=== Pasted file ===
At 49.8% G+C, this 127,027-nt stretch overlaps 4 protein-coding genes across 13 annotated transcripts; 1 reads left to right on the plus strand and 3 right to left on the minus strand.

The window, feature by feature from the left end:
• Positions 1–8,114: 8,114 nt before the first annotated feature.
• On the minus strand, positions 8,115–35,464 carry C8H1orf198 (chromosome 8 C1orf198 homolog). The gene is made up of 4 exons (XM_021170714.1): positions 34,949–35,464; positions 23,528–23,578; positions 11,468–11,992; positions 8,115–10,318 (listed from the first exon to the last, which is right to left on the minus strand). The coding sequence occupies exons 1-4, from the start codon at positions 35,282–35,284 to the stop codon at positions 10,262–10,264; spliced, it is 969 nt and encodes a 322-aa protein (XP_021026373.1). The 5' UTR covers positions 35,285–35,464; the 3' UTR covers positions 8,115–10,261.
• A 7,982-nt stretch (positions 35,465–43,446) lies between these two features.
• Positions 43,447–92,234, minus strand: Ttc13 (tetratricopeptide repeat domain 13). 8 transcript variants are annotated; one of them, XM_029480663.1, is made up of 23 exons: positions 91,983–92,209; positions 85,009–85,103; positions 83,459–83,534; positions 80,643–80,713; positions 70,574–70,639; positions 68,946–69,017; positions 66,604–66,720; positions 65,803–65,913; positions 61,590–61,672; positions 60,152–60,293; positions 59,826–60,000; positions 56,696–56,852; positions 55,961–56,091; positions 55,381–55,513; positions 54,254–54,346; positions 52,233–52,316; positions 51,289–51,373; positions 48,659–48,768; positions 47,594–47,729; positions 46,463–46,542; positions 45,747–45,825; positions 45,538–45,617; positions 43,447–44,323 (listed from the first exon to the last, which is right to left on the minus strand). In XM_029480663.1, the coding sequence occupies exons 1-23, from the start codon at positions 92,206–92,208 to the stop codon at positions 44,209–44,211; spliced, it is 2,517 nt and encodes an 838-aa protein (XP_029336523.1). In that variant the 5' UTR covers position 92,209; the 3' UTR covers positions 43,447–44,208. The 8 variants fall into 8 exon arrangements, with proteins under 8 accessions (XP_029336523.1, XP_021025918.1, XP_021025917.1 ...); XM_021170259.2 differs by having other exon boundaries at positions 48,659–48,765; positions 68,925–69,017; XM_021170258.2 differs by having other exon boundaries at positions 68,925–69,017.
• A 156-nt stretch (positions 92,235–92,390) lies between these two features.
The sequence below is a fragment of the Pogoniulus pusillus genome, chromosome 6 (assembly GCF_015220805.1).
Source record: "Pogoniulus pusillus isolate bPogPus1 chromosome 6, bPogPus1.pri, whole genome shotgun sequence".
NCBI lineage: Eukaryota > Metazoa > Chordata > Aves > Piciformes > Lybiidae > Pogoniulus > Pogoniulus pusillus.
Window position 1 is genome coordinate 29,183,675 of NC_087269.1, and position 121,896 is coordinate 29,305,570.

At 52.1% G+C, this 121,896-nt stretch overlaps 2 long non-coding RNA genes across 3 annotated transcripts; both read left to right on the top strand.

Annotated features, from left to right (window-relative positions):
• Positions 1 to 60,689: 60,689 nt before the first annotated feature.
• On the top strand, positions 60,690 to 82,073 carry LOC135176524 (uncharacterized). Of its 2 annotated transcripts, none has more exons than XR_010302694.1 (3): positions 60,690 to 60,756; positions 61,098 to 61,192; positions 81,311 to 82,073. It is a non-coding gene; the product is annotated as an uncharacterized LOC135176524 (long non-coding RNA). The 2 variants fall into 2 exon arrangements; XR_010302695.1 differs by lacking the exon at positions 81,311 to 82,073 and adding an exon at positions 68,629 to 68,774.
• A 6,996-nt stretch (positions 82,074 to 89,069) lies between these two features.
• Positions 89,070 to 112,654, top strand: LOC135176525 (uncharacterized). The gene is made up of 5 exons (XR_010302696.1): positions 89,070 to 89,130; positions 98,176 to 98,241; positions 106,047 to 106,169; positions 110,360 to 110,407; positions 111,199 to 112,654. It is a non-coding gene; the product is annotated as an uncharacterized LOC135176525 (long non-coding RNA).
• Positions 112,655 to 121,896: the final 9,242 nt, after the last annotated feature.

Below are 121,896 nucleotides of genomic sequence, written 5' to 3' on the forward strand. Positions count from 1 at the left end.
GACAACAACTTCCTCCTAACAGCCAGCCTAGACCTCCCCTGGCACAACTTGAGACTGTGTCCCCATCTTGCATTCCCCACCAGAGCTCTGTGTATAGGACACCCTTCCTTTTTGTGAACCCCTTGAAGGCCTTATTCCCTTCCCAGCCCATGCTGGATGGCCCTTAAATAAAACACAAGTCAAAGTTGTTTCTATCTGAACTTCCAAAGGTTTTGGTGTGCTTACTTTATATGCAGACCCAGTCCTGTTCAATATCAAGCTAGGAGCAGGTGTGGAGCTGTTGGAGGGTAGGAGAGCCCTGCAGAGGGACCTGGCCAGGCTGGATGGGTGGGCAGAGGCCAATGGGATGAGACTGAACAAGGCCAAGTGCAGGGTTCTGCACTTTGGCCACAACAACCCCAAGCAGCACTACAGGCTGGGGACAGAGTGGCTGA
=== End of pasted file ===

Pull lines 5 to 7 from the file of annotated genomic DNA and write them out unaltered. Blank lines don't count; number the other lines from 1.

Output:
• A 7,982-nt stretch (positions 35,465–43,446) lies between these two features.
• Positions 43,447–92,234, minus strand: Ttc13 (tetratricopeptide repeat domain 13). 8 transcript variants are annotated; one of them, XM_029480663.1, is made up of 23 exons: positions 91,983–92,209; positions 85,009–85,103; positions 83,459–83,534; positions 80,643–80,713; positions 70,574–70,639; positions 68,946–69,017; positions 66,604–66,720; positions 65,803–65,913; positions 61,590–61,672; positions 60,152–60,293; positions 59,826–60,000; positions 56,696–56,852; positions 55,961–56,091; positions 55,381–55,513; positions 54,254–54,346; positions 52,233–52,316; positions 51,289–51,373; positions 48,659–48,768; positions 47,594–47,729; positions 46,463–46,542; positions 45,747–45,825; positions 45,538–45,617; positions 43,447–44,323 (listed from the first exon to the last, which is right to left on the minus strand). In XM_029480663.1, the coding sequence occupies exons 1-23, from the start codon at positions 92,206–92,208 to the stop codon at positions 44,209–44,211; spliced, it is 2,517 nt and encodes an 838-aa protein (XP_029336523.1). In that variant the 5' UTR covers position 92,209; the 3' UTR covers positions 43,447–44,208. The 8 variants fall into 8 exon arrangements, with proteins under 8 accessions (XP_029336523.1, XP_021025918.1, XP_021025917.1 ...); XM_021170259.2 differs by having other exon boundaries at positions 48,659–48,765; positions 68,925–69,017; XM_021170258.2 differs by having other exon boundaries at positions 68,925–69,017.
• A 156-nt stretch (positions 92,235–92,390) lies between these two features.